Essential Math for Games Jacobi Iteration Solve for x i (assume other entries in x unchanged): (Which is basically what we did a few slides back)

Essential Math for Games Jacobi Iteration In matrix form: D, -L, -U are subparts of A D = diagonal -L = strictly lower triangular -U = strictly upper triangular

Essential Math for Games Jacobi Iteration Definition (diagonal, strictly lower, strictly upper): A = D - L - U

Essential Math for Games Gauss-Seidel Iteration Uses previous results as they are available

Essential Math for Games Gauss-Seidel Iteration In matrix form:

Essential Math for Games Gauss-Seidel Iteration Components depend on previously computed components Cannot solve simultaneously (unlike Jacobi) Order dependant If order changes the components of new iterates change

Essential Math for Games Successive Over Relaxation (SOR) Gauss-Seidel has convergence problems SOR is a modification of Gauss-Seidel Add a parameter to G-S

Essential Math for Games Successive Over Relaxation (SOR) = a Gauss-Seidel iterate 0 < If = 1, simplifies to plain old Gauss- Seidel

Essential Math for Games Gauss-Seidel Iteration In matrix form:

Essential Math for Games Lots More Math (not covered here) I highly recommend [Shewchuk 1994] Steepest Descent Conjugate Gradient Newtons Method (in some cases) Hessian Newton variants (Discreet, Quasi, Truncated)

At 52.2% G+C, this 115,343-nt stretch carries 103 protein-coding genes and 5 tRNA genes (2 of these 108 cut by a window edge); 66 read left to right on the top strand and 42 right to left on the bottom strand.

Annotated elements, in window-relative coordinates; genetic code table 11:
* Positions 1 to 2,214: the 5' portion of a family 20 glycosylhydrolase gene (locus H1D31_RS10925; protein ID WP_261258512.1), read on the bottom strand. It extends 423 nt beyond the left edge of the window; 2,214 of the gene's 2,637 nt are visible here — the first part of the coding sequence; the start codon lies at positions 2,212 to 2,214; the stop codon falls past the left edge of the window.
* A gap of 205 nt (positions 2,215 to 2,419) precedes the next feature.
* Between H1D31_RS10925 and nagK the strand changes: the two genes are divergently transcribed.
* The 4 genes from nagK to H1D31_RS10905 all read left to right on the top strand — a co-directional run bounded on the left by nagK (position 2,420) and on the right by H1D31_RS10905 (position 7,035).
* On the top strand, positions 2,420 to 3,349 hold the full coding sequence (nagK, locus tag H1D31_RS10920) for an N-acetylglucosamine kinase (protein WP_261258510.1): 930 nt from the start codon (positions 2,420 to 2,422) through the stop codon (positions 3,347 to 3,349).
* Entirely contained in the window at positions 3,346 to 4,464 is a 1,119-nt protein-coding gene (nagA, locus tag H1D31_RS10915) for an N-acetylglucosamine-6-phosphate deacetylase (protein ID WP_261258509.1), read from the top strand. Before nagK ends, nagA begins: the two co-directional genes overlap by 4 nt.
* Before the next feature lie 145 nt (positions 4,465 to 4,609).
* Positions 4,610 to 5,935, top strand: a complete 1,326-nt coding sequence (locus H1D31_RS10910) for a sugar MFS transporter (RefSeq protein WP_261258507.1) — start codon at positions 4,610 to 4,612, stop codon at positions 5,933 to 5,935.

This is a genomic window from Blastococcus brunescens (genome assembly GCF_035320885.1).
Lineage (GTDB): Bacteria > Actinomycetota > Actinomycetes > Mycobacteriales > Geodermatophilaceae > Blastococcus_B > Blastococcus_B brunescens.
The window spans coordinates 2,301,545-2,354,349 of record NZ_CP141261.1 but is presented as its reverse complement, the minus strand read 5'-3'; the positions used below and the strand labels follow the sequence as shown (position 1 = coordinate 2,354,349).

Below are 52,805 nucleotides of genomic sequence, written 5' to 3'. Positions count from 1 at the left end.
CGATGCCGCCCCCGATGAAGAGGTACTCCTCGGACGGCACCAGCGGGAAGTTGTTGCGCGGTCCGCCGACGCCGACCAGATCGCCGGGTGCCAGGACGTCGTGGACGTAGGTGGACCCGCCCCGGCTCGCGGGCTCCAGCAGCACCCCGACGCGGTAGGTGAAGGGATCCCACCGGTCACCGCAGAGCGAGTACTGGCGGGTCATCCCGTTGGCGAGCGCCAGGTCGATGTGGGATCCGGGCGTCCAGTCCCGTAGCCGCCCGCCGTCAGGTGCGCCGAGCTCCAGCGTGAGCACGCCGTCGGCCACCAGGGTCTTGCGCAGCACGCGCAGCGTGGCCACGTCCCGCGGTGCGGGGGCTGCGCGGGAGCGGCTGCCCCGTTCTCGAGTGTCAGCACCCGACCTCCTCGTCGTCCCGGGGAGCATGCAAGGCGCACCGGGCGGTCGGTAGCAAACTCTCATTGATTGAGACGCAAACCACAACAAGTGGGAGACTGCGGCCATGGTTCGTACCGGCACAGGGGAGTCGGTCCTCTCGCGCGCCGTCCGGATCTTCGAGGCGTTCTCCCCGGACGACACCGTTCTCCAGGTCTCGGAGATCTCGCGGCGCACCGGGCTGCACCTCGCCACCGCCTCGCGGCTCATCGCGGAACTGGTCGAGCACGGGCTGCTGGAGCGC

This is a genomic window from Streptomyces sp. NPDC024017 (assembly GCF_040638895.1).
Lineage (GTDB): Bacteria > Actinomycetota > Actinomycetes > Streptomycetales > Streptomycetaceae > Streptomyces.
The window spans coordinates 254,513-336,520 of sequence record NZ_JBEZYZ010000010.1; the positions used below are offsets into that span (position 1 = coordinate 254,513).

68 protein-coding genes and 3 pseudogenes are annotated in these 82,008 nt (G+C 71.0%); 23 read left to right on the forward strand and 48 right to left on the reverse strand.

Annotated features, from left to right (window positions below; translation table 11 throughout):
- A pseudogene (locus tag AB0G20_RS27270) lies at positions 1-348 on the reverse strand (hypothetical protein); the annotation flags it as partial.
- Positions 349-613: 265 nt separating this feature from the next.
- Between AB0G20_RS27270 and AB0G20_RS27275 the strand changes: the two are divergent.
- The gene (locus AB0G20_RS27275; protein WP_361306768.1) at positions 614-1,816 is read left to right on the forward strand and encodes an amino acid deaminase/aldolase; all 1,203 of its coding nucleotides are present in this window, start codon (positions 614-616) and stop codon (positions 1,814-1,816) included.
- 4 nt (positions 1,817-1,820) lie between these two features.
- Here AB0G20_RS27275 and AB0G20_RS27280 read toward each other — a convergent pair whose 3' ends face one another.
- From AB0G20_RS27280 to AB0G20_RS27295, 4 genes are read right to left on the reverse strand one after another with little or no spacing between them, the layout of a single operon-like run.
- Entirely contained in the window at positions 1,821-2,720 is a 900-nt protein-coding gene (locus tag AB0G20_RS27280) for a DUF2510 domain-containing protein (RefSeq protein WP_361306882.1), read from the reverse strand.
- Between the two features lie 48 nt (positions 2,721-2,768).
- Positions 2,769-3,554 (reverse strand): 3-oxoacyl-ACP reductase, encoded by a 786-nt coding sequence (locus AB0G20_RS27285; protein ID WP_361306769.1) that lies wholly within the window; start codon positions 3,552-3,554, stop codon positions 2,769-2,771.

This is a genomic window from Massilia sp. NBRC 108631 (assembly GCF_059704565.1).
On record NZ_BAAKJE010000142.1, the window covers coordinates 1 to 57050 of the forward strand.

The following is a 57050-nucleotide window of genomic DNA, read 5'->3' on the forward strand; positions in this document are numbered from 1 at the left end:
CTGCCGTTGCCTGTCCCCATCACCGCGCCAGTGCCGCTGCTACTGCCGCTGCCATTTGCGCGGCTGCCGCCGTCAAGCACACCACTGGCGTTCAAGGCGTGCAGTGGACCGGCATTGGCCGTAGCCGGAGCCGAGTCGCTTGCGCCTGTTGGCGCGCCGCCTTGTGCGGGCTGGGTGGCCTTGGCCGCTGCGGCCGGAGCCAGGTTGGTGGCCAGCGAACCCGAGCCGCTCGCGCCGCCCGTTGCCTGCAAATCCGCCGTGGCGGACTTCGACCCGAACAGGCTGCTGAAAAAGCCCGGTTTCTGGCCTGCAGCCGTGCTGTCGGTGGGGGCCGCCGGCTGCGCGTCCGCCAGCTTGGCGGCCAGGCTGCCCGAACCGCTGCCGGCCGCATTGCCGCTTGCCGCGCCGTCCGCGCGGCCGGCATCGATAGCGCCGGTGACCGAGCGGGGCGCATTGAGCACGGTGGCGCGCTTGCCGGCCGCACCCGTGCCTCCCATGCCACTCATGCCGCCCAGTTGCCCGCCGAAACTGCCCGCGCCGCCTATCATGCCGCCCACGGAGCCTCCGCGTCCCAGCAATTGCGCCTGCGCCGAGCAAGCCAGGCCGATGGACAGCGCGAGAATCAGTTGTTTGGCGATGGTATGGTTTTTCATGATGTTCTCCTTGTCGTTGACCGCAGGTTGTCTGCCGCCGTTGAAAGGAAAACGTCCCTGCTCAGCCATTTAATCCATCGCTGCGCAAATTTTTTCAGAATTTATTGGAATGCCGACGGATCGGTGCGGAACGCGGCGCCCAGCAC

Essential Math for Games References Boxerman, Eddy and Ascher, Uri, Decomposing Cloth, Eurographics/ACM SIGGRAPH Symposium on Computer Animation (2004) Eberly, David, Game Physics, Morgan Kaufmann, 2003. Jakobsen, Thomas, Advanced Character Physics, Gamasutra Game Physics Resource Guide Mathews, John H. and Fink, Kurtis K., Numerical Methods Using Matlab, 4th Edition, Prentice-Hall 2004 Shewchuk, Jonathan Richard, An Introduction to the Conjugate Gradient Method Without the Agonizing Pain, August 1994. http://www- 2.cs.cmu.edu/~jrs/jrspapers.html Witken, Andrew, David Baraff, Michael Kass, SIGGRAPH Course Notes, Physically Based Modeling, SIGGRAPH 2002. Yu, David, The Physics That Brought Cel Damage to Life: A Case Study, GDC 2002